Director: Kenta Fukasaku
Writers: Nobuyuki Jôkô (novel), Tetsuya Oishi (screenplay)Stars: Shidô Nakamura, Shun Oguri, Hirofumi Arai
Running Time: 1 hour 30 minutes
Genre: Horror, Adventure, Comedy
How It Can Be Seen: DVD
X-Cross Movie Review
by Dave Koenig "A Fiend On Film"
"X-Cross will be seen again by the eyes of The Fiend, so it’s a recommend of sorts. The fans of the crazy Japanese style of filming are going to love much of it. I just wish it kept its initial focus and they would have had a great Wicker Man style (which the influence is obvious) film…"
X-Cross (2007) film thoughts… It seems like I owned this DVD forever and always heard mixed things concerning the film itself. The imagery on the sleeve tends to make you think this is one kind of film, but goes into another direction entirely. Shiyori is running from a broken relationship and her friend Aiko suggests this hot springs vacation spot. It’s a good thing she really wanted to get away as this place way out in the sticks. There is some weirdness going though. It seems the village has some folklore in their past and that men back then used to cut of the left legs of the women so they couldn’t leave. After having an argument with Aiko, Shiyori receives a strange phone call (coming from a cell phone laying on the closet floor!) warning her of impending danger. Right then, something is banging hard on the front door….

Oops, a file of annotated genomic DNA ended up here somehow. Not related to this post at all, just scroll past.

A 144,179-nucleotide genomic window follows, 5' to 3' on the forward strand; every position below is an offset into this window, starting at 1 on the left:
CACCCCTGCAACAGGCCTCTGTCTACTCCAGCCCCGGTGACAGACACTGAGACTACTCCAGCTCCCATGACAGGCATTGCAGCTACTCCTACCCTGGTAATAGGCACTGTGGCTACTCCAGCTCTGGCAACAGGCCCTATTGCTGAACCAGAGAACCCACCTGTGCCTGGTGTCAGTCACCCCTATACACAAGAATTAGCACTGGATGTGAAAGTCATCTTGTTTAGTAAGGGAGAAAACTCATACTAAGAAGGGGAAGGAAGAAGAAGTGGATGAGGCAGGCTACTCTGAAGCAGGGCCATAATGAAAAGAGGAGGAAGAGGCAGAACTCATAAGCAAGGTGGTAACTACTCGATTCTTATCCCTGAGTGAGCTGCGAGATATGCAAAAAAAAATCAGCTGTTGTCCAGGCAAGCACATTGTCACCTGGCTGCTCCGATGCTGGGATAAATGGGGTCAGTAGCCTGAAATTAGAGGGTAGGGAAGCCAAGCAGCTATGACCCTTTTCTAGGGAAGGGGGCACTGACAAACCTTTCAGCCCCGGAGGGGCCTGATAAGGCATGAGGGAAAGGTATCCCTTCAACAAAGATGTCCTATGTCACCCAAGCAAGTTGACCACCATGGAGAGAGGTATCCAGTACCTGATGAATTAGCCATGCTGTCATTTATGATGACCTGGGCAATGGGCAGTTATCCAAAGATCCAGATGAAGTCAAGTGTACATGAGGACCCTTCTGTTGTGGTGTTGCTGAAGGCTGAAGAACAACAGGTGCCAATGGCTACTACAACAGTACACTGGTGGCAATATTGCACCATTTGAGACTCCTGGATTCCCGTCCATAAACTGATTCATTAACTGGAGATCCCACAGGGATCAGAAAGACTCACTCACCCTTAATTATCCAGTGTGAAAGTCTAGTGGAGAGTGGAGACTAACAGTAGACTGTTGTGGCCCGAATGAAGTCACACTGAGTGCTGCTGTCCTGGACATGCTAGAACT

Ok, that will be as far as I go as this is a film to experience fully. It takes a bit to get going, there is a lot of mystery and character development they need to present. The film itself is set in chapters and they all intersect at times, a well worn story telling device that is needed here and thankfully doesn’t get too confusing. Being a extreme Japanese film, of course there going to be a bit of wackiness involved. That comes in the form of a strange woman who is bent on revenge, towards Aiko specifically, who favor very large scissors as weapons. This gets even more bizarre when she appears even later in the film with scissors as large as her body. As we gets towards the last chapter, off the rails is too kind a statement. I really liked the beginning mystery aspect X-Cross had, as there was much to pay attention to and it was involving. Once the film became an over the top affair, you think “What happened? This was good…”
X-Cross will be seen again by the eyes of The Fiend, so it’s a recommend of sorts. The fans of the crazy Japanese style of filming are going to love much of it. I just wish it kept its initial focus and they would have had a great Wicker Man style (which the influence is obvious) film…